The author of this open access review of the study of growth hormone in aging is one of the eminent experts in this part of the field, noted for work on various loss of function mutant mice, lacking either functional growth hormone or functional growth hormone receptor genes. The current record for mouse longevity is held by a growth hormone knockout variant: these mice wouldn’t survive in the wild, as they are small and vulnerable to cold, but they live 60-70% longer than their unmodified peers in the laboratory.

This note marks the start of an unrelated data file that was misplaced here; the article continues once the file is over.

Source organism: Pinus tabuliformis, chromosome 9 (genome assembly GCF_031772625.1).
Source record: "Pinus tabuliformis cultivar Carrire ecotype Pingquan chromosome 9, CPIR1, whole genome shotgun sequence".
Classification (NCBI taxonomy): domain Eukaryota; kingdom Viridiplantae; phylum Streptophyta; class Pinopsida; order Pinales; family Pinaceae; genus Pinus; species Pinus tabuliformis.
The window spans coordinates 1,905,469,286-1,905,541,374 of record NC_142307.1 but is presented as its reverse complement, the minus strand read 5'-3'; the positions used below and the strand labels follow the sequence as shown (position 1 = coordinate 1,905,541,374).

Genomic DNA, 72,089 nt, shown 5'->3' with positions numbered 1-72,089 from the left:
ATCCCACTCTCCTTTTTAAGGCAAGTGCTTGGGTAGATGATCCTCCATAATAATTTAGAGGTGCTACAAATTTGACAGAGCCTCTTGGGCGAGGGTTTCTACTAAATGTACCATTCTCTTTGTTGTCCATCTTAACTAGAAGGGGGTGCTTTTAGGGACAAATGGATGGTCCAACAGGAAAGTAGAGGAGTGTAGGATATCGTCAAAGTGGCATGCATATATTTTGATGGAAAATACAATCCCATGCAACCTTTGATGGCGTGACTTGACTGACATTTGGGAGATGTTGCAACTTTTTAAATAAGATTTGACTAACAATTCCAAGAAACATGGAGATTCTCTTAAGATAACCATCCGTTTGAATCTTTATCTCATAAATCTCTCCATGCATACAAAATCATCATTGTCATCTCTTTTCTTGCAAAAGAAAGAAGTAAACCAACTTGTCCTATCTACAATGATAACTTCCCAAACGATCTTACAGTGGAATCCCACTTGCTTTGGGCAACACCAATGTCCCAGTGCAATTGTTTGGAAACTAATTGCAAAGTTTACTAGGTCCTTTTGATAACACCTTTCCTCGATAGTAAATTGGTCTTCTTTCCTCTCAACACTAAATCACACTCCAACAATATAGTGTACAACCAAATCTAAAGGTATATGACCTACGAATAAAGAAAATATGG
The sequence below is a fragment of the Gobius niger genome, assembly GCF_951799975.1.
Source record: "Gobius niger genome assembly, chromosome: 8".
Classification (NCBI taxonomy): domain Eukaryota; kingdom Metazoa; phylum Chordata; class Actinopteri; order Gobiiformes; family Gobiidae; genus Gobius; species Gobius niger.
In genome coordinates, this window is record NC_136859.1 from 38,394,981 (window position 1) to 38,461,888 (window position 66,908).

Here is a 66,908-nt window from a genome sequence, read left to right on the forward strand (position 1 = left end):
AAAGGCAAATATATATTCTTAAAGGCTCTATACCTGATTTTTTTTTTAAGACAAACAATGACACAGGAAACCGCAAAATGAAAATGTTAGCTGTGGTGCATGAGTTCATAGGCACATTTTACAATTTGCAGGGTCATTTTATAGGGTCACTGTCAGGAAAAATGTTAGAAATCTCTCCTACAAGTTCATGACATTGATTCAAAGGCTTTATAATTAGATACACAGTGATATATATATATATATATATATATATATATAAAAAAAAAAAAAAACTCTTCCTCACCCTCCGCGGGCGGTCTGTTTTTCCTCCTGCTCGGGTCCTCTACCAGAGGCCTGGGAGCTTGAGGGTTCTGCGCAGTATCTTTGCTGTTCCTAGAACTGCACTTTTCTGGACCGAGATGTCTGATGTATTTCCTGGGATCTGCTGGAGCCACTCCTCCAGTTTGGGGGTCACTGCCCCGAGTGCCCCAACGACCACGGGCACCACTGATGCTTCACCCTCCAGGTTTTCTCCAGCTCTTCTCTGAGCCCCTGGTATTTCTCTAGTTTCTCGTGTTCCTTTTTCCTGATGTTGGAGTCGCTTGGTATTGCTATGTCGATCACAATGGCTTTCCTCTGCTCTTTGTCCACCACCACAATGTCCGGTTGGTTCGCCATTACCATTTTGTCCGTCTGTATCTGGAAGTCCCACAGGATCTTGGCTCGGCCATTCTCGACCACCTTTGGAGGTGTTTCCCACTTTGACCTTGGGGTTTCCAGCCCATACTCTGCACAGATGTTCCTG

It is well documented that circulating levels of GH decline with age in various mammalian species, including humans, domestic dogs, and laboratory rodents. Yet in laboratory mice, disruption of growth hormone (GH) signaling leads to a remarkable extension of longevity. These findings were hard to interpret and were originally received with some skepticism because they implied that normal actions of a hormone have significant ‘costs’ in terms of longevity, and that a gross defect in the functioning of the endocrine system can have striking benefits for healthy survival. However, the evidence that absence of GH signaling extends longevity of mice is strong, reproducible, and now generally accepted.